You can find tons of advice about how to get a job interview and how to snag a job. Most of it comes from the “Do whatever you have to do to get hired!” school of thought. The job market isn’t a job-seeker’s paradise, but it isn’t bad considering what it was like just a year or two ago. If you’re willing to step outside the velvet ropes and try something new in your job search, you can get the interview, and get the job.
When you’ve been through a job-search drought for months and haven’t had much or any interview activity, your standards can start to drop. If the drought lasts long enough, your standards may plummet. You’ll delude yourself then that any job at all is better than another month of unemployment. That’s when a job-seeker can tumble headfirst into the Vortex.
The Vortex is the place a job-seeker goes when somebody (anybody!) is interested in hiring him or her. You can lose your bearings in the Vortex. You can ignore critical signs the universe is sending you. Most of us have been there at one time or another.
I almost took a job working for a horrible woman years ago. She used most of our interview time to insult me, but she kept calling me back. At the time I thought it was strange. Now I see that the woman’s “You’re an idiot, but let’s talk again” approach made perfect sense for her, because it was very important for her to hire someone she could berate and belittle. She was testing me. After a telephone conversation where she said “Are you ready to forget everything you know and learn how to do business MY way?” I gave Miss Hateful the slip, telling her that I’d decided to stay at my current job.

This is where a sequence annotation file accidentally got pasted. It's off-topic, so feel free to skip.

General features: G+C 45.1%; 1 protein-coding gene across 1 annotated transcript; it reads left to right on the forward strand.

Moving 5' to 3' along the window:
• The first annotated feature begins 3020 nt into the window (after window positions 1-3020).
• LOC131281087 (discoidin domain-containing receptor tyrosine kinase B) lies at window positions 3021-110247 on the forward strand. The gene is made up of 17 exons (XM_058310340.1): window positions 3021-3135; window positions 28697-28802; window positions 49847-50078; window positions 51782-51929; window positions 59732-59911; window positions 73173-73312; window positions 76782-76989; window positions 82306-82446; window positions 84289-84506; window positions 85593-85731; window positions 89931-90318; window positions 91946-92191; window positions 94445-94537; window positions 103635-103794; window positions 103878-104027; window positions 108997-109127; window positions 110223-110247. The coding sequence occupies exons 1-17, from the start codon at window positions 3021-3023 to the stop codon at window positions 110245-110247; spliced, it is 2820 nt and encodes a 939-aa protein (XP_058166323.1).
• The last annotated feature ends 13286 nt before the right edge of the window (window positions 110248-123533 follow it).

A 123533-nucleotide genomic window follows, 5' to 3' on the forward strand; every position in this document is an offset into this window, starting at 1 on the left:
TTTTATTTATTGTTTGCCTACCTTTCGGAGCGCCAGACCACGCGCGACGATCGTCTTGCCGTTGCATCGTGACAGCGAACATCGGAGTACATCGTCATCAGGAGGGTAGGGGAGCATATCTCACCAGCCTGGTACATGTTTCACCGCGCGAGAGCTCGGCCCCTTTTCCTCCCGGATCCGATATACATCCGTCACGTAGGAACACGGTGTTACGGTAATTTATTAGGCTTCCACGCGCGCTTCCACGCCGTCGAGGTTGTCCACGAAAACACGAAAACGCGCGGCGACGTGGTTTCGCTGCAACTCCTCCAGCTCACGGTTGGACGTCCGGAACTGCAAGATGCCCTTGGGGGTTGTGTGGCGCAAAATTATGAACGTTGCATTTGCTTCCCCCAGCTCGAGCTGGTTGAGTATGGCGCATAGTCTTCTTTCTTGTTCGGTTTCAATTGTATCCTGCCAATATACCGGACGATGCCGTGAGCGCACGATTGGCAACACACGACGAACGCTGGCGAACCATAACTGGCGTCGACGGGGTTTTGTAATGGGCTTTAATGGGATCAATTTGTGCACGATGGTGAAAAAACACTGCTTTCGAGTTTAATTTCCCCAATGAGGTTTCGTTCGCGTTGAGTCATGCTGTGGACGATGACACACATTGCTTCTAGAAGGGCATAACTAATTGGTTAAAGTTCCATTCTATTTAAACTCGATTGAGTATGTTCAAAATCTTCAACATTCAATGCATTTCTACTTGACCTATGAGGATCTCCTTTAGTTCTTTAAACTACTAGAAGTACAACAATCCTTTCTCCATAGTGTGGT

I realized that her real need in a new hire was not the Assistant Customer Support Manager she’d advertised for, but a whipping boy (or girl, in my case).
Harsh experience teaches us that there are many jobs worse than another month of unemployment. In fact, I believe that when we say “No!” to the wrong things, we invite the right opportunities in. I’ve seen it over and over with clients and friends. We grow our mojo when we say “I don’t think it’s a match, but thanks for your time” and bail on a lousy opportunity. Here are five red flags the universe will send you to tell you it’s time to get out of Dodge.